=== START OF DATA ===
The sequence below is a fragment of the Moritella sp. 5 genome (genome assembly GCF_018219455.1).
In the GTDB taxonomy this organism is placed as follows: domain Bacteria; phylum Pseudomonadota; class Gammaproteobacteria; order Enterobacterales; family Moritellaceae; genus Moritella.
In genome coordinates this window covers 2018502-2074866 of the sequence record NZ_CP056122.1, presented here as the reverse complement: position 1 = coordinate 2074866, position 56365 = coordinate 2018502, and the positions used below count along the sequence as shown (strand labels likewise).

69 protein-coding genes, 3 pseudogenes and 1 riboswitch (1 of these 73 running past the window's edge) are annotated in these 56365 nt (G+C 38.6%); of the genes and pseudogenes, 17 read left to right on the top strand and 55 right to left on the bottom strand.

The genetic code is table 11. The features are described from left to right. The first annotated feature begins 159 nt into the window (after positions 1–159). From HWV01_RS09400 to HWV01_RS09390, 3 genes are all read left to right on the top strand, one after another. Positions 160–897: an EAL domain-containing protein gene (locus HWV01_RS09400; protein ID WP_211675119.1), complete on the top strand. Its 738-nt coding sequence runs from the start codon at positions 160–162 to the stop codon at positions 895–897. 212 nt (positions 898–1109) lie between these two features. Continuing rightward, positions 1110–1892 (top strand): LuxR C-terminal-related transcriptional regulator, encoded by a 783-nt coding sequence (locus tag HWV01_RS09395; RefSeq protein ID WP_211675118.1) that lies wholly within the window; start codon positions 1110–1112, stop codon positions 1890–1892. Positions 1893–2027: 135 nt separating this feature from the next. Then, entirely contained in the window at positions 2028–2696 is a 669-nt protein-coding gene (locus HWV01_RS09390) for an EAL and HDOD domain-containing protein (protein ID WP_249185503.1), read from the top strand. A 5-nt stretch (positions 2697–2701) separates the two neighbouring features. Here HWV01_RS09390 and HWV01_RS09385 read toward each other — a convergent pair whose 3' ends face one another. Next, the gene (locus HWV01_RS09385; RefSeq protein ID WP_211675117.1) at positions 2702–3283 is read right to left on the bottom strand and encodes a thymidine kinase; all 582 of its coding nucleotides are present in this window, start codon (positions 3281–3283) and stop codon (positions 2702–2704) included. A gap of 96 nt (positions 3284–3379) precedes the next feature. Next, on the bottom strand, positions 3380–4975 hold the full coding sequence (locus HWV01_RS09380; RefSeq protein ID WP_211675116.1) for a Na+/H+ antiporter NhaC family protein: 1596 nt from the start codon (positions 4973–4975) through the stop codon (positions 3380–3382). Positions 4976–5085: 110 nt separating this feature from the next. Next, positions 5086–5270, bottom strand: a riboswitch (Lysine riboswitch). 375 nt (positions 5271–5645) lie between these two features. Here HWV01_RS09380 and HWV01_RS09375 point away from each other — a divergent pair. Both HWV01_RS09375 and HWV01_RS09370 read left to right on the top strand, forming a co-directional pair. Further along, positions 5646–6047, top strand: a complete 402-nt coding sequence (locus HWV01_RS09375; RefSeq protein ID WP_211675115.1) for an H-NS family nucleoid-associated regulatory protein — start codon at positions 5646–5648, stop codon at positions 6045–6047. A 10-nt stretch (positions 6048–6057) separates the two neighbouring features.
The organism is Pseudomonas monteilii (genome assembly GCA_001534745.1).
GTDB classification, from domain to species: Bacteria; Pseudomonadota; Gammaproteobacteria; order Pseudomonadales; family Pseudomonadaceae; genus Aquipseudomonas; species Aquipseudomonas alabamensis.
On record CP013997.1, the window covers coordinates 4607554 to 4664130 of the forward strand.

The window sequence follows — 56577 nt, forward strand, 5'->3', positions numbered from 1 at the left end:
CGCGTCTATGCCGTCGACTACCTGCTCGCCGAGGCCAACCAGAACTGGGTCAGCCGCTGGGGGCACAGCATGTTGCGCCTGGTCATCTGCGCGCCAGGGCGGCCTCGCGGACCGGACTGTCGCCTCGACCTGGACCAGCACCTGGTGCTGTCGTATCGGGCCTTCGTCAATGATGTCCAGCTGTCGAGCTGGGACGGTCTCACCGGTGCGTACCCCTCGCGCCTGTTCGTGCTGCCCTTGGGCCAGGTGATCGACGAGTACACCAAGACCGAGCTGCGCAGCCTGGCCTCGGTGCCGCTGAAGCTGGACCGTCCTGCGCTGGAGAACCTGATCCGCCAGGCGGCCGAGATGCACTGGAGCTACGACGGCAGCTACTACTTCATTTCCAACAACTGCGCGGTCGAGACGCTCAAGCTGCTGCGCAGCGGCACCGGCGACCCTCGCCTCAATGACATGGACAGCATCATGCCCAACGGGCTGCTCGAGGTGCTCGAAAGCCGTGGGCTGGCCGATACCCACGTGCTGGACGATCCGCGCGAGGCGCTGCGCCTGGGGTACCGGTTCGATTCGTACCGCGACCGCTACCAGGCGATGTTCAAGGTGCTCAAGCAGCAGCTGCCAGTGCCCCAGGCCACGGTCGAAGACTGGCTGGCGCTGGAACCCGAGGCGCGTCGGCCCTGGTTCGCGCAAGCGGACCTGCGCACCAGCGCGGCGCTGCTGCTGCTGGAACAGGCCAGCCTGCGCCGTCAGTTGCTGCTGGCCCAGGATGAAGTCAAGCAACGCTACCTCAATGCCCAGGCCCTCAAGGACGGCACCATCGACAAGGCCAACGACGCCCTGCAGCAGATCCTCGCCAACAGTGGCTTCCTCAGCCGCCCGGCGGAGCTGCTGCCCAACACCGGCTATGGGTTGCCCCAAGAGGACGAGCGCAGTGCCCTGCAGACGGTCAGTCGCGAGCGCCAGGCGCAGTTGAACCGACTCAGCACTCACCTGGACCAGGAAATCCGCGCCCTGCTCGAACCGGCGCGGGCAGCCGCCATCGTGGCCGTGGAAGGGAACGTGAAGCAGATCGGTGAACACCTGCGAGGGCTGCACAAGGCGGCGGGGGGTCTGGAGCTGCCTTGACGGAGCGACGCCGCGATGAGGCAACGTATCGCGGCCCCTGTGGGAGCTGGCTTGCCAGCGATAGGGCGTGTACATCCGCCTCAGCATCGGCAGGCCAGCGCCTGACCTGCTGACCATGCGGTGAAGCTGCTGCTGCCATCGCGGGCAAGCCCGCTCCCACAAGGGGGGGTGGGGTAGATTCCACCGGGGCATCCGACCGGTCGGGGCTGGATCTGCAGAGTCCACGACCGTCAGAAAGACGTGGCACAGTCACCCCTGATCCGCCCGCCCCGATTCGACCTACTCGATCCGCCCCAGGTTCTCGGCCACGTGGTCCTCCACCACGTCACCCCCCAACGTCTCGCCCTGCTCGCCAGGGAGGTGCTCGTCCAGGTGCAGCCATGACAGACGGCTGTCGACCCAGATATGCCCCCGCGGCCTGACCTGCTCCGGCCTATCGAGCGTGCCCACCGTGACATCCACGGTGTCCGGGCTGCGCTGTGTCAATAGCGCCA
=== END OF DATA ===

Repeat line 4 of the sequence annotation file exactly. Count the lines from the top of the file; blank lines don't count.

69 protein-coding genes, 3 pseudogenes and 1 riboswitch (1 of these 73 running past the window's edge) are annotated in these 56365 nt (G+C 38.6%); of the genes and pseudogenes, 17 read left to right on the top strand and 55 right to left on the bottom strand.